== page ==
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Elizabeth McGovern on Her Film 'The Chaperone'

The 'Downton Abbey' star hits a career high as the grownup minder of 1922 flapper Louise Brooks in a coming-of-age drama

Elizabeth MCGovern in 'The Chaperone'


Sparkle, beauty and intelligence define Elizabeth McGovern, 57. An Oscar nominee at 20 for Ragtime, she grew up before our eyes, from the ingenue in 1981's Ordinary People to Downton Abbey’s American heiress Cora Crawley, the role that turbocharged her fame at 49. Now she has produced Laura Moriarty’s The Chaperone, recruiting Downton writer Julian Fellowes and upcoming Downton movie director Michael Engler. Illinois-born McGovern stars as Norma, the sensible Midwestern matron who accompanies 15-year-old Louise Brooks (Haley Lu Richardson), future movie star, on her first trip to Manhattan in 1922. Norma unexpectedly breaks free of her repressed life as wife and mother to find love and agency in midlife.

What drew you to the part of Norma? 

There’s a dearth of stories about women in middle age. Where are we? As an actress I’m always seeking a story about a woman who’s still learning about herself. That she can be the arbiter of her own sexual and personal happiness is very liberating. I want to see movies where women don’t just crawl into a hole and stagnate. We’re still growing, learning, changing — and it’s still possible to find love. It’s not always about perfect skin.

What’s the intergenerational dynamic between Norma and Louise Brooks?

Part of what I love about The Chaperone is that it paints a picture of an older woman who learns a lot from a much younger woman. Same with my children. They raised themselves, and I looked on in awe. I tried to feed them and stuff. They worked it out for themselves. Louise has a lot to give Norma, and Norma, in turn, finds a lot to give back. They were never great friends. They don’t walk into the sunset. It’s like being a mother — there’s a give and take that’s really satisfying.

How has Downton Abbey’s Cora Crawley, your American heiress turned English manor matriarch, matured over 52 episodes?

Cora Crawley has done a good job of giving her daughters independence and autonomy as they have become adults. It’s particularly impressive, as her eldest, Mary [Michelle Dockery], is not only living with her, but taking control of the running of her house. She doesn’t meddle.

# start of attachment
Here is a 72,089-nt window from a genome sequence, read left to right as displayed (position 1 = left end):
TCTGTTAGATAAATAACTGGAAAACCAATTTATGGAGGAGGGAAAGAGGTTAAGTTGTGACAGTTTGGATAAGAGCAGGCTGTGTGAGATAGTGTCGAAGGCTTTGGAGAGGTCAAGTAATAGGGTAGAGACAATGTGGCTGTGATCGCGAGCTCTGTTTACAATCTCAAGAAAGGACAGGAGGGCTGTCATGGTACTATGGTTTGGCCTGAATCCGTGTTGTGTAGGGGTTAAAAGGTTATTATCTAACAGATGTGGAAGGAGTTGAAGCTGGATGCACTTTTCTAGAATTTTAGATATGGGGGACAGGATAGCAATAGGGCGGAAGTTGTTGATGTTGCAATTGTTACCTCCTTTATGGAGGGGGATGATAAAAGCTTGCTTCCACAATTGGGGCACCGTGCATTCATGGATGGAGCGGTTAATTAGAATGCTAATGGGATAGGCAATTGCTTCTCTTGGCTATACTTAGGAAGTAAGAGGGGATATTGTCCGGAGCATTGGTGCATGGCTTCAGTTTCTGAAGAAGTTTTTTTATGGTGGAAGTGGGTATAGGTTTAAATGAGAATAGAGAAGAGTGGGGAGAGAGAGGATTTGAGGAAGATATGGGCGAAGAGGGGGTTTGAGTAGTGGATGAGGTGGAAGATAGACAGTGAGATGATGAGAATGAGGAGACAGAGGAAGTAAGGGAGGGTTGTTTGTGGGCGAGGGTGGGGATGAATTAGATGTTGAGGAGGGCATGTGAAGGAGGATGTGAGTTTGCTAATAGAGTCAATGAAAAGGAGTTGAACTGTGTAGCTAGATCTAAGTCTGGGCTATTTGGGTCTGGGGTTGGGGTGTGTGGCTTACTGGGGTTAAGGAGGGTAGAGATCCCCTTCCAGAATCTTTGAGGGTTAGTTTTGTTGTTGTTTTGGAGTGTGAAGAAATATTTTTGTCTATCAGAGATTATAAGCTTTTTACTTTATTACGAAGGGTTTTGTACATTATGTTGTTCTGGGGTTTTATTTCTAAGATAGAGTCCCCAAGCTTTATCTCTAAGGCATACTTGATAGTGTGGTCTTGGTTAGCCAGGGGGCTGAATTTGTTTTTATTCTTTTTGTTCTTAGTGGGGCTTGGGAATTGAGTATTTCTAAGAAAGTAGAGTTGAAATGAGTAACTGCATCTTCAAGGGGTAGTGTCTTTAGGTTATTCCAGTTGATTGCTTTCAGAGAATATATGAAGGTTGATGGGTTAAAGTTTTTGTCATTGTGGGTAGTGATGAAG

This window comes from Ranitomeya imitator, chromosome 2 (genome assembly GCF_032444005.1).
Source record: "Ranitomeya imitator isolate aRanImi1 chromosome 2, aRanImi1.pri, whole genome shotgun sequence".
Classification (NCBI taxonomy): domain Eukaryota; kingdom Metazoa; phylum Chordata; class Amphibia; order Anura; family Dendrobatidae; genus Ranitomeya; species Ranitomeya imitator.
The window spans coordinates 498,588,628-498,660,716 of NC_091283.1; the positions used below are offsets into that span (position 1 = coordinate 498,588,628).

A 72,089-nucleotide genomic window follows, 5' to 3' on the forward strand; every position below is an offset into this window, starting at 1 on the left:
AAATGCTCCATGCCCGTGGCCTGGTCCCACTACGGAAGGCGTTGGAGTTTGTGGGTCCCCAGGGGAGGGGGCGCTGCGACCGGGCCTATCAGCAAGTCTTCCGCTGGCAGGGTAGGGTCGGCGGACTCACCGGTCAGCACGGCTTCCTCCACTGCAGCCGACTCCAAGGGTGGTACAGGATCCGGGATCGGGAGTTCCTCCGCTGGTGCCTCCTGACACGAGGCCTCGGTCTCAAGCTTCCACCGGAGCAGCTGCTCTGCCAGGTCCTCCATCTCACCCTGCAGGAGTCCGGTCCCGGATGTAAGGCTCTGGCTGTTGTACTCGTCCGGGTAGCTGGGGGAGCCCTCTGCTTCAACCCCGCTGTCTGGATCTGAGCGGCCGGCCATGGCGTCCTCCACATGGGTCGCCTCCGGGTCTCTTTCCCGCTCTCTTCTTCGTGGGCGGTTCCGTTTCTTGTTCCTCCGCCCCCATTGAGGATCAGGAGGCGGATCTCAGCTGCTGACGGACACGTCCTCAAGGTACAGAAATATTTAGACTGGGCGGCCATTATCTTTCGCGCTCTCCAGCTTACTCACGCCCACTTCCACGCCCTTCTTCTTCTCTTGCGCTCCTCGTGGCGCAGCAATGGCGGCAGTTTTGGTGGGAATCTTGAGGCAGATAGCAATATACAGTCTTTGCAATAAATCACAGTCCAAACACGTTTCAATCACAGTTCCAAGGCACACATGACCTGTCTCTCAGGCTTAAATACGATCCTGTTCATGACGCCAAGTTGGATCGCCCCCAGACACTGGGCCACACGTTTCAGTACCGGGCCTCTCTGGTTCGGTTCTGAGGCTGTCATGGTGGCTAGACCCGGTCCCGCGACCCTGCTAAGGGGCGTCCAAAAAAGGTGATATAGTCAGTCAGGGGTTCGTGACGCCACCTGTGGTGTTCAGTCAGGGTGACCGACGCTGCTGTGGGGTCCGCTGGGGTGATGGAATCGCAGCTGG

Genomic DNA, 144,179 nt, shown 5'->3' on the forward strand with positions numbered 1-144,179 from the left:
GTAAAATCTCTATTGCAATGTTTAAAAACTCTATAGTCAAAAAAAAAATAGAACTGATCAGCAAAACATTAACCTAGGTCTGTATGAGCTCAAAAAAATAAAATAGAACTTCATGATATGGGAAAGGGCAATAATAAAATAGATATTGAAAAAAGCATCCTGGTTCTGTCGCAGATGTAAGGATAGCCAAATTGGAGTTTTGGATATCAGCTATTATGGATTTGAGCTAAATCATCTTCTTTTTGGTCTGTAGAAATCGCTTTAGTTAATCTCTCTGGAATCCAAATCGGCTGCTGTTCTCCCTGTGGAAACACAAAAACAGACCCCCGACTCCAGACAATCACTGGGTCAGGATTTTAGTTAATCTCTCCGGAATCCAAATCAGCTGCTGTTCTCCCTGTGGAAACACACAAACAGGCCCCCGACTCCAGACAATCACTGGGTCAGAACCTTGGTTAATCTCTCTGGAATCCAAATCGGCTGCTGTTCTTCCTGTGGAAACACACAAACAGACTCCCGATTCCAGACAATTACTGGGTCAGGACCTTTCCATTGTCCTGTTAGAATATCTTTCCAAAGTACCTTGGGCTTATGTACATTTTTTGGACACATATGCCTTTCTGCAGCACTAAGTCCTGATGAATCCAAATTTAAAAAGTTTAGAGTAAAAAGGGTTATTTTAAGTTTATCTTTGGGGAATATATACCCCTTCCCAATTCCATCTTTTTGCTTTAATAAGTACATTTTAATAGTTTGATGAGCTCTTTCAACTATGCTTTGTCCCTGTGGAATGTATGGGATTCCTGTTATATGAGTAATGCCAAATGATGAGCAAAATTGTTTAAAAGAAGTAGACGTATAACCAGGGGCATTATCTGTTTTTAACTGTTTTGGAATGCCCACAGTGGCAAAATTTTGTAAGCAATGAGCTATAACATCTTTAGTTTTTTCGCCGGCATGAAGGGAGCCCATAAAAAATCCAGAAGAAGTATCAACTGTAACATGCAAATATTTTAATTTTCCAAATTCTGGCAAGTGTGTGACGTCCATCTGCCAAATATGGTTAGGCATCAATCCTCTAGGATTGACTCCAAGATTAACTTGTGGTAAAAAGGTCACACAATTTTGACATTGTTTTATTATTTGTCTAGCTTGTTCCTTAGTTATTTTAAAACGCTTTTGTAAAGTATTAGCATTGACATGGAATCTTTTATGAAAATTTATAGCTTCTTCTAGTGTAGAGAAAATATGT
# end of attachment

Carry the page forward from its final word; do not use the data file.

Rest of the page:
"When you’re young, you’re so riddled with doubt and insecurity, and as you go along you feel that less because you care less about what people think. "

— Elizabeth McGovern

In movies and television, there’s a sense that after a certain point — say, 50 — women stop evolving. Do you agree? 

As Norma loves to say in The Chaperone: horsefeathers! My own experience parallels the story of Norma. I never in a million years saw myself actually producing a movie. While reading this novel for an audio recording, a light bulb turned on — this is a great story! The story of getting this film made was incredibly empowering in orchestrating my fate. I have Norma to thank for that. This movie was the little engine that could. 

Are there additional empowering roles on your horizon? 

I’ll do a couple of months with Matthew Broderick on the West End  [in London] in Kenneth Lonergan’s The Starry Messenger.

What’s up with your band, Sadie and the Hotheads?

We’ve been playing together for about 10 years and my new album, The Truth, is just out. It’s a mix of styles. I don’t look at it as my bread and butter. I indulge my taste and I don’t make a lot of effort to make it commercial. Doing it is a joy while collaborating with other musicians and artists that I love — Samuel L. Jackson, James Walsh, Jake Morrell.

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Are you happier now than when you began your career? 

When you’re young, you’re so riddled with doubt and insecurity, and as you go along you feel that less because you care less about what people think. It’s a very liberating place to be, which is why I feel grateful to be the age that I am. There’s a lot to be said for it.

You broke out playing an ingenue, early 1900s’ actress and scandalous icon Evelyn Nesbit, in Ragtime. Now, nearly four decades later, you’re carrying the bags for the free-spirited flapper icon Louise Brooks — how do the two compare?

Nesbit was a star before there were movie stars. Now I’ve graduated to playing the ordinary woman impacted by an icon. Louise spearheaded a revolution at great personal cost. People project their fantasies onto this icon — and it extracts a toll. We see the price she’s paid in the course of the film. But, then, we also see this ordinary woman, this fan, who just loves to watch Louise perform. In the end, she’s able to say, “You helped me.”

I loved being the ordinary woman who’s the fan, who’s receiving this gift. It’s nice to have been both in a lifetime. 

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